The SEEP Network
September 19 - 21, 2016
Great progress has been made in expanding financial access. Global Findex reports that between 2011 and 2014, the number of unbanked adults fell from 2.5 to 2 billion adults. Nevertheless, 77 percent of those living on less than $2 a day remain unbanked, dependent mainly on informal savings and credit clubs, moneylenders, friends and family to resolve their financial needs. Furthermore, financial inclusion ―the use of high quality and appropriate financial services―remains a challenge in most markets accessed by the poor. Marginalized populations, particularly women, HIV-affected people, persons with disabilities, youth, and those living in rural areas are significantly underserved. Lack of information, limited financial capabilities of consumers, inappropriate services and underdeveloped delivery channels are among the most intractable market systems constraints. This track will focus on proven strategies to expand and deepen financial inclusion, including the growing number of field-tested digital financial services. Priority will be given to strategies that have catalyzed systemic change and are on a pathway to demonstrating lasting change in how financial markets function for the benefit of vulnerable populations. Participants in this track explored approaches that effectively respond to both demand and supply side constraints that are scalable, sustainable and with potential for replication.
Despite recent progress in reducing global hunger, the FAO reports 795 million people around the world remain undernourished. Food insecurity is caused by a myriad of factors that hinder the availability, access, utilization and price stability of food. These factors include climate change, poor governance, and the unavailability of food locally, driven in part by constraints in local food markets. Market development programs in partnership with public and private sector actors focused on sustainable agriculture production, storage and supply chains have proven effective at addressing these constraints. This track explored the evidence around improving food security by strengthening agricultural market systems and incomes in rural areas. We aimed to highlight lessons learned from programs addressing food security through market-oriented nutrition-sensitive programming and climate-smart agricultural practices, especially those that engage women and/or youth. We also explored indirect efforts to enhance food security, including the role of social protection programs and the influence of on- and off-farm livelihoods on food security. Recognizing fragile contexts and humanitarian imperatives, we focused on programs engaged in push/pull interventions which sequence or pair strategies to build the capacities of the poor to engage in markets (push) and expand the diversity and quality of economic opportunities accessible to the poor (pull).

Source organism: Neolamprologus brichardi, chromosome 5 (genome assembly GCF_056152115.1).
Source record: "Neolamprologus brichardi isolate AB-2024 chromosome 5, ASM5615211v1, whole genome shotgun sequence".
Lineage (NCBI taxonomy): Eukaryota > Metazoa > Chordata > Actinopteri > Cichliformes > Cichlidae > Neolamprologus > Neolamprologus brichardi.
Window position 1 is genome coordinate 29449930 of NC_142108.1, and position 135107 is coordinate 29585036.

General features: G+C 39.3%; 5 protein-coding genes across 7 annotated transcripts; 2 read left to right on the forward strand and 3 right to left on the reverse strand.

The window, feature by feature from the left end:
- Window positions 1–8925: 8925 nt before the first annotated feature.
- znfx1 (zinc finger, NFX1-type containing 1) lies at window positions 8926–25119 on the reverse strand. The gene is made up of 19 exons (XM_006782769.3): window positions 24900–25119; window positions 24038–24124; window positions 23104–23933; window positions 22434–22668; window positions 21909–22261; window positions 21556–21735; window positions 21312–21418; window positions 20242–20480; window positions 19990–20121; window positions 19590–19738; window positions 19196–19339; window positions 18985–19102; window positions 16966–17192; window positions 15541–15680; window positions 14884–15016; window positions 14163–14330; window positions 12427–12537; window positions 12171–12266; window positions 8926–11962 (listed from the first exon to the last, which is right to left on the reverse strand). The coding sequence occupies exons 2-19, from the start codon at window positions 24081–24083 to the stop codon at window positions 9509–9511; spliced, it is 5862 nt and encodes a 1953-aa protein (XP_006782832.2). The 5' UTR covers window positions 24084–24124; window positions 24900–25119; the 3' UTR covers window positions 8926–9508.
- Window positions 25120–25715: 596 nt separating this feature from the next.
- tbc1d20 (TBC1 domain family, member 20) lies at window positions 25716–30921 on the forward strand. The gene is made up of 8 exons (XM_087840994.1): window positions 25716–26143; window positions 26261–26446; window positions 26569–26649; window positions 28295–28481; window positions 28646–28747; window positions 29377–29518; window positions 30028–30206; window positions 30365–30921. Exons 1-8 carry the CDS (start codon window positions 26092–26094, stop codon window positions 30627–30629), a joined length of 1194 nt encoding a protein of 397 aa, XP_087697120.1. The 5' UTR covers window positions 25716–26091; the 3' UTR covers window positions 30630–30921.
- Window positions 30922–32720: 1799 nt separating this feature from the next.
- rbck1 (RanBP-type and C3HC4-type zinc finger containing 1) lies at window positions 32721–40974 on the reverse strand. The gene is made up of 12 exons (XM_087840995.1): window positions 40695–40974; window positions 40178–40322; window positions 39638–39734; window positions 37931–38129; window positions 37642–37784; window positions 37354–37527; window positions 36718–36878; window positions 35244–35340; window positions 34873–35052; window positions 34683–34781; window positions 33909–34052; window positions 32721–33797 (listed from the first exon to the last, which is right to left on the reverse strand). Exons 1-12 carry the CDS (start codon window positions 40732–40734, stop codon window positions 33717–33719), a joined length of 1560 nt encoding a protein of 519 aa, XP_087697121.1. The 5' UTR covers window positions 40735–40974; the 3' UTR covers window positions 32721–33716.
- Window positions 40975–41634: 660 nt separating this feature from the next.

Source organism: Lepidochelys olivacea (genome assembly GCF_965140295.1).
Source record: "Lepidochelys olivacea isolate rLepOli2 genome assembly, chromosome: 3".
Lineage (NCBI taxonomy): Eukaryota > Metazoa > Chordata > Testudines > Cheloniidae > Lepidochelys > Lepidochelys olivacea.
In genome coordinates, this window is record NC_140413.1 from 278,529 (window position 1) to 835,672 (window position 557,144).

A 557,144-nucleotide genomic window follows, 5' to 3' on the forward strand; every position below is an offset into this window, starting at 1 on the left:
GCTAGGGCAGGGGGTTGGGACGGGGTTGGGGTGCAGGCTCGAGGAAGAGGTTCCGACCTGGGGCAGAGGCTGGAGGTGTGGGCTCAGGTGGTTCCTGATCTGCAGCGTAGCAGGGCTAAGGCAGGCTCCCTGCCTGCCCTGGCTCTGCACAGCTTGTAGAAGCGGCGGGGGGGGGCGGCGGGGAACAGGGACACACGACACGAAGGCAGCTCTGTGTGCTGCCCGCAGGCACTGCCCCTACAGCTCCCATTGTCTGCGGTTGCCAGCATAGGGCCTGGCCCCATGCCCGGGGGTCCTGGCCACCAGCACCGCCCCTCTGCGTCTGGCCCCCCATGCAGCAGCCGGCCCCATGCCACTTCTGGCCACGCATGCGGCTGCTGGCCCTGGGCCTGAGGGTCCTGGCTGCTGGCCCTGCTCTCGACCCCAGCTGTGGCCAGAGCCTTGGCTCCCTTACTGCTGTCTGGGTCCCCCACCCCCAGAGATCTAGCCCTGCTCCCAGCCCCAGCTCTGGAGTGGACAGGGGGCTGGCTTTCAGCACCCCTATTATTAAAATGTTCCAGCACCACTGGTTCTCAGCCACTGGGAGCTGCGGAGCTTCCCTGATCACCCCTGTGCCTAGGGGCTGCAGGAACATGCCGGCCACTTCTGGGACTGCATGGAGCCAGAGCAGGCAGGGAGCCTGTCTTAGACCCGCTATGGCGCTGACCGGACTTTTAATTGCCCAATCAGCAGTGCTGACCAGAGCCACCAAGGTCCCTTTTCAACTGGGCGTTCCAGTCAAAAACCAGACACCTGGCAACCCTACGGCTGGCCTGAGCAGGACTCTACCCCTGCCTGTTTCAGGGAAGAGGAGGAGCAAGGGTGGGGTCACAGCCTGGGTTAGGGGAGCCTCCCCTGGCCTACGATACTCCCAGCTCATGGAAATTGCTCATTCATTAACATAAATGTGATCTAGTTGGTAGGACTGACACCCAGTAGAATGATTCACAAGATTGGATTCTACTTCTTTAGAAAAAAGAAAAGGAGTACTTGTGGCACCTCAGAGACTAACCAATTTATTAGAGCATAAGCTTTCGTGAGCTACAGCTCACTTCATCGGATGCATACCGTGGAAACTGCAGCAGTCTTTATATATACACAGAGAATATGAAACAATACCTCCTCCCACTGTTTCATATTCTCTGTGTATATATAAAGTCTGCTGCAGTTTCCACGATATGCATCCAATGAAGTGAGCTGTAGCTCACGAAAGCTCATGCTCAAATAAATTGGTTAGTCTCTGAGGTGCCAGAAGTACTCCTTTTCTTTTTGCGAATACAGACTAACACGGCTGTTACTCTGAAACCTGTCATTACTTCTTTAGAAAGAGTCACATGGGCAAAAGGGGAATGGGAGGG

Conflict, disaster and fragility compound poverty. According to the World Bank, some 1.5 billion of the world’s poorest live in fragile and conflict-affected areas (FCAs). Some FCAs may cover entire countries whereas others exist inside relatively stable contexts. Markets in FCAs are often thin, highly fragmented, and characterized by weak competition, lack of trust, low investment, international aid dependency, weak regulation and the marginalization of women. These markets present unique challenges for both development programs and inhabitants, including host community members, migrants and internally displaced persons, impeding their ability to work. This track explored the distinct dynamics at play when implementing market development programs in FCAs, and consider the importance of cross-sectoral approaches, gender perspectives, graduation methodologies, and community and donor expectations. We examined interventions that use innovative approaches to address the immediate needs of program participants while catalyzing inclusive economic growth. Finally, we explored sustainability and what we have learned from program successes and failures to sustain market development work in fragile contexts.
Efforts to develop insights to influence market systems change favoring the poor will be enhanced if we can expand our capacities to combine the collection and analysis of big data, citizen-supplied data, and other forms of new data with our time-tested research and M&E capabilities. Programs are exploring new methods to assess changes in behaviors, perceptions and relationships among market participants, increasingly by augmenting traditional data collection with digital data drawn from web browsers, mobile phones and social media. This track explored effective methods for collecting both “new” and “traditional” data and then transforming it into useful evidence to understand real-time needs, inform programming, promote learning, drive policy debates, and increase overall development impact. These methods need to be integrated into a wider organizational structure that supports and incentivizes the use of research and evidence internally for program design and decision making, and externally to promote policies to help take proven innovations to scale. Sessions in this track explored such questions as how a combination of new and traditional data at the individual, household and community level can be analyzed to generate evidence to help vulnerable people thrive in complex market systems, support adaptive planning to face ever-changing conditions, design user-centered tools, influence government programming, and identify pathways to scale.